UKIP: Why it’s the beginning of the end for the single issue party which thrived on personality politics | Liam O’Dell

After UKIP’s National Executive Committee’s vote of no confidence in his leadership today, leader Henry Bolton was right: “the party is probably over”, and here’s why.

Photo: Derek Bennet/Flickr.

It was a bitter stalemate for a party which rose to success of the back of personality politics before it was ‘cool’. With a couple of resignations recently during Bolton’s time as UKIP leader, who knows if any more could follow should the former police officer manage to hold on to his position. No matter what happens now (whether Bolton resigns or members vote him out), a replacement is on the horizon in what would be an election for the fifth UKIP leader in the space of 18 months. When one considers June 2017’s snap election in amongst all these contests, could so-called ‘voter fatigue’ take its toll and finally bring an end to the UK Independence Party?

When Nigel Farage announced his resignation as leader after the 2016 EU referendum, numerous media outlets and commentators said such a decision had created a ‘power vacuum’. Now, three leaders later and it seems as though such a vacuum at the heart of the party is yet to be filled – for one good reason.

Whilst the media circus hasn’t bothered to explore the specific details of the in-fighting in UKIP (or, arguably, such details haven’t come to light), it seems as though the party longs for Farage’s return. Putting the politician’s popularity within the party aside, it was Nigel Farage that created the image of UKIP. Throughout the referendum campaign, journalists mentioned how leaving the European Union was an issue for which Farage had campaigned for many years. There’s a reason why US President Donald Trump has described the politician as ‘Mr Brexit’ – it’s because, even before the referendum was called, Brexit has been seen as ‘his baby’.

Since Farage’s departure as leader, the Conservatives – tasked with delivering Brexit – has soaked up the slogans and obsession that UKIP left out in the open during the power vacuum. The Tory claims about Labour MPs going against ‘the will of the people’ during the EU Withdrawal Bill debate is a type of whinging and complaining one would expect from UKIP, if they had becoming the strong ‘pro-Brexit voice’ the party has said they want to be.

However, with no MPs in Parliament, it’s a bit hard to be that voice when there’s no representation in the House of Commons, and the Conservatives are the only right-wing party pushing for a successful Brexit and have the responsibility and power to do so. Why should members support a ‘pro-Brexit voice’ outside of Westminster and add a further degree of separation when they can call on the Prime Minister (or, even their local constituency MP if they’re a Tory) to take direct action?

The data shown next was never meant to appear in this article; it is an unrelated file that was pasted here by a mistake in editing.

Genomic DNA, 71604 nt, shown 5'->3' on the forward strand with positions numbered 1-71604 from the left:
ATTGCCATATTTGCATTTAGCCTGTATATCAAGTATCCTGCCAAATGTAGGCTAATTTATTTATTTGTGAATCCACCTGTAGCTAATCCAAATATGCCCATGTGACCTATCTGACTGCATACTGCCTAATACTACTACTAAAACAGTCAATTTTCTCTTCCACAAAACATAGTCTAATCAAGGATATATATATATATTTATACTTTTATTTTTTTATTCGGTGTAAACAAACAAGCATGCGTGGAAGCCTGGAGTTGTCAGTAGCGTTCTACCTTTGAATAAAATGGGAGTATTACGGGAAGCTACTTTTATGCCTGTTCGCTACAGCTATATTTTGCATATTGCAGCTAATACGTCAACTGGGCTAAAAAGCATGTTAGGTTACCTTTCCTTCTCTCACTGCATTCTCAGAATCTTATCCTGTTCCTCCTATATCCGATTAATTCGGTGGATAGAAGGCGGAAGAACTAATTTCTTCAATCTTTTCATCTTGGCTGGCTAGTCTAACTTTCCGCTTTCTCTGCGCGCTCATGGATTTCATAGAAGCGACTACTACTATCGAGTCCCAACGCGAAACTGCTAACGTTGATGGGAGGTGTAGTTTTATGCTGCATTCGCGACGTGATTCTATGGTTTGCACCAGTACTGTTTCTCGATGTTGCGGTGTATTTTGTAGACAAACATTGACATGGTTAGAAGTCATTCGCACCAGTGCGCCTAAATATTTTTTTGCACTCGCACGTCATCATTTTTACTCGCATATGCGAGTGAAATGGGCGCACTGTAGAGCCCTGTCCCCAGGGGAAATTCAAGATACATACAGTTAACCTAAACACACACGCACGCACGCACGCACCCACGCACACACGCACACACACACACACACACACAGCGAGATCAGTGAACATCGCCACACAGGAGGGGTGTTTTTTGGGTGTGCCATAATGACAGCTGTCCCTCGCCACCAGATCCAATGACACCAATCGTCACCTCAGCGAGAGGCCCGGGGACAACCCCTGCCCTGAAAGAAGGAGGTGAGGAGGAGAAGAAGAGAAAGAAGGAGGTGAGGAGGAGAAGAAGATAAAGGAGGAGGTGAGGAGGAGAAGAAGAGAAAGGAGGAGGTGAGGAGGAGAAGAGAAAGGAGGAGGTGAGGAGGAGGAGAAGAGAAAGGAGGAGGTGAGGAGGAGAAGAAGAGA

Granted, the fact that the UK still hasn’t left the EU yet may warrant such a voice in the debate, but the fact that UKIP are still the United Kingdom Independence Party following such a vote is baffling. An attempt to refresh the party with a new logo – despite it leading to some issues with the Premier League – may indeed have been a welcome move in terms of pushing the party forward post-Brexit, but it still grounded them to a single political issue.

In order to survive, UKIP must find a bold and likeable personality to fill the Farage-shaped hole in their party, and branch out from one single issue. Yet, with reports that the ex-leader may set up his own pro-Brexit party, the former seems unlikely. As for the latter, UKIP would have to go to the drawing board to think of national policies – besides Brexit – for which to campaign on. At a time of problematic leadership and in-fighting, it seems unlikely that the party would be able to agree on much as members’ patience runs thin.

With another leadership contest looming, this is the beginning of the end for UKIP.

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At the centre of the action: thoughts on covering the general election

Journalists can have two results to the news of an election. For most of us (excluding those in Scotland) the news of a third vote in the space of three years can stir up fatigue as a voter. However, it’s the reporter within us that gets excited, knowing that UK politics is about to change once more, and we’re at the heart of the action.

My set-up for the evening, as I reported on the count in Mid Bedfordshire.

Annoyingly, with the EU referendum taking place on the week of Glastonbury, I was unable to cover it. So, naturally, when the surprise general election was announced, I was quick to ask the local media if I could help out.

This led to me working with the Broadcast Journalism Council and Radio LaB in Bedfordshire on their programme, The Vote. I was sent off to the Mid Bedfordshire count – an ultra-safe seat for the Conservatives and their candidate Nadine Dorries.

The night started with me heading into the offices of Central Bedfordshire Council, worried that a mere student reporter would be turned away by the security guard or the receptionist. Thankfully, I was quickly handed my visitors’ pass and escorted to the press room.